In this blog post I was hoping to tell you all about my adventures so far in Ethiopia, but although I wasn’t there, my sister’s graduation interrupted that plan, and today I had to talk today about the opportunity cost of opportunities. Stay tuned for my next blog post where I will be talking specifically about my day to day life here in Jimma.

But for now, this blog post is dedicated to my little sister, who I am so so proud of for her success as she finishes high school and looks ahead to adulthood and life at university.

Today in the comments, I would love to hear some of the opportunity costs you had to forgo in order to follow your heart and passion, and where that has taken you.

Thank you so much for reading; I look forward to reading your comments and hearing your stories!



6 Comments Add yours

  1. Hima says:

    The opportunity cost of me moving all the way to Halifax, Canada and studying commerce was to leave Dentistry in Cairo, Egypt. I decided to move away from my comfort zone a.k.a home, (for the 3rd time) and engulf myself in a place and community I’ve never even read about in a book! I never regretted a thing I have done in my life, because I know that everything I ever did was my own choice and if I can go back I would do it all the same way again! As every move I made, word I learned and experience I lived is what made me who I am today!

  2. mahmoud elhadary says:

    I truly believe in every word you just said, for a person to move forward, he have to give up on somethings in his life. and there will always be two options provided, one in which life will be normal, and the other will open more doors, letting you to challenge yourself, and it’s your choice which one you will take.
    waiting for your next blog.

  3. Reay Richter says:

    Wonderful post commemorating Paige’s graduation. Congratulations Paige. Thanks for making me tear up! I’m sure Paige knows that you ;6were there in spirit. I know a few other people that are missing you but are happy that you’re fulfilling your journey. Keep safe, hugs Reay

  4. George Woodhouse says:

    Hey Taylor,
    I left Sweden nearly 3 weeks ago to start my long indirect journey home. I bought myself a train pass and decided to visit old and new friends all across Europe. 2 days ago, I arrived in London only to fly out that evening to Iceland. After 2 incredible weeks staying and playing in the homes of friends and feeling filled with love and hospitality everyday – I now find myself in a beautiful but strange place. Iceland as you can imagine has redefined the meaning of “planet earth” for me in terms of landscape, but I feel now like I’m at the bittersweet end of a long journey, stuck somewhere between wanting to seize the day and wanting to just take all my amazing memories from Europe and just. be. home. So in response to your wonderful and refreshing post about opportunities, I say this: Sometimes, laid before you, there is a room of the most beautiful opportunities. It is a room full of doors. Behind those doors are the treasures of opportunity. Quite frankly, I’ve recently gotten used to friends leading me through door after door, amazing me with one thing after another – their home, their food, their friends.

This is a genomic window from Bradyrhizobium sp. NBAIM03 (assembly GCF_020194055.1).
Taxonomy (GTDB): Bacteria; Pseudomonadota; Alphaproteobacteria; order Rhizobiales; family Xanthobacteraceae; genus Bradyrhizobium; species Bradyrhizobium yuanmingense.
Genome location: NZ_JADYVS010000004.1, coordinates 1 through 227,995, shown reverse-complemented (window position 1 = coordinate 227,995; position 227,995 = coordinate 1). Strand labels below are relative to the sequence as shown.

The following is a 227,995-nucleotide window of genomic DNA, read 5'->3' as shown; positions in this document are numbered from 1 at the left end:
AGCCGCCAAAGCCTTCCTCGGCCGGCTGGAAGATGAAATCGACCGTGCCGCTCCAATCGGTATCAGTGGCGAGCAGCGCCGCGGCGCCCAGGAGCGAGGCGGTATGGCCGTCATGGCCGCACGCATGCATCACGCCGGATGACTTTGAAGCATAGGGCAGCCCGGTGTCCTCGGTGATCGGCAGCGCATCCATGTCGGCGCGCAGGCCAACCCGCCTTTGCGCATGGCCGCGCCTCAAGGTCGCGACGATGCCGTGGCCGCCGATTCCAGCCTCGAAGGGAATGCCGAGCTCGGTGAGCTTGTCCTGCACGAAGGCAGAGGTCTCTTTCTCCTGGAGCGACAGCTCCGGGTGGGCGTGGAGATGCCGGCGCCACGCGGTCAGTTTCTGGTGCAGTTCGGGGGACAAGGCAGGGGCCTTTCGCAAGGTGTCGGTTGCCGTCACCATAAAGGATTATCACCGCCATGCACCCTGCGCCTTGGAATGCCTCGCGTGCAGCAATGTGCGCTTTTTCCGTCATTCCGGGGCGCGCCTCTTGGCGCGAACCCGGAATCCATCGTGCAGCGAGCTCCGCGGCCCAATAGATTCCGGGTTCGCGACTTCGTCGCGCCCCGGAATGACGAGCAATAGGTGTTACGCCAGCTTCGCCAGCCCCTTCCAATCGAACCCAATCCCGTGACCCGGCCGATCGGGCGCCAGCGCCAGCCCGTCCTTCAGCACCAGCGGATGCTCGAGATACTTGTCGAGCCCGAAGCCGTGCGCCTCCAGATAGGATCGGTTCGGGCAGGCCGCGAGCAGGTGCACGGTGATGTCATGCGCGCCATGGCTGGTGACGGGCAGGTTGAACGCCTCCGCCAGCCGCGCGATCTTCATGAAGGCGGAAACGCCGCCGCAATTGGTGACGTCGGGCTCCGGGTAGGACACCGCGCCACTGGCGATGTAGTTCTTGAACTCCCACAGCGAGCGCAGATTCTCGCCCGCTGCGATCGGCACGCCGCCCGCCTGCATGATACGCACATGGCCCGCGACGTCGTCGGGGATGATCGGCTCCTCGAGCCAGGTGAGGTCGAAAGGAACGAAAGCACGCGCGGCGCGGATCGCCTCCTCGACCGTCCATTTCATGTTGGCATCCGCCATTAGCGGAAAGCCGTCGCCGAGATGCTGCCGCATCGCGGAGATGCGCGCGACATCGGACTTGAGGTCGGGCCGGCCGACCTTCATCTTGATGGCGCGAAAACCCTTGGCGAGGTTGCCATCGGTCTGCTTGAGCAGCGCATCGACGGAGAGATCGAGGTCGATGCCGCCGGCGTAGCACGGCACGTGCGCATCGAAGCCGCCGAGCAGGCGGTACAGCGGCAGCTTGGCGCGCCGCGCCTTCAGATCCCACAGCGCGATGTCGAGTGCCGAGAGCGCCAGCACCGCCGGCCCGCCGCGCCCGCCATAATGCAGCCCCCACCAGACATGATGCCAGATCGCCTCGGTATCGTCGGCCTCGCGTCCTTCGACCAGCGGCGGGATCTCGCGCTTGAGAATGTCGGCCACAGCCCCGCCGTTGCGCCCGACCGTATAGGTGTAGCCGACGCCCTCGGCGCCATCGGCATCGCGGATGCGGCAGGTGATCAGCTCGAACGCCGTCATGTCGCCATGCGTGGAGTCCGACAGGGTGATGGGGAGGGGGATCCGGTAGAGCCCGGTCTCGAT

But in Iceland, I find myself standing here, feeling low on energy and slightly confused by all the new people and places I am suddenly surrounded by. In a place so beautiful and legendary, it’s hard to imagine feeling anything but awe and happiness. Iceland, however, is reminding me that happiness truly is more real when shared, and that we don’t always have good friends at our side to fill the void. I believe we never stop meeting people, and never stop making friends for a reason… because we need them. And sometimes when you feel far away from all the friends you’ve ever made, it just means there’s new ones waiting around the corner to help you make it through… to bring happiness to your heart, to teach you something and then show you something.
    May you keep attracting all the people, new and old, into your life who will teach you, learn from you and share with you real happiness.
    Look forward to the next blog my brother!

  5. Taylor Quinn says:

    Wow George, beautifully said. After time away, travelling to even more new places and experiencing new opportunities when the horizon of ‘home’ is tough emotionally, I know exactly what you mean. I have come to find what you have had is so true for me here in Ethiopia over the last few weeks. Close friends, people I connect with on a deeper level, are around every corner, just waiting to show their love for me. All I have to do is be open to these new opportunities and be willing to love back the newest of friends.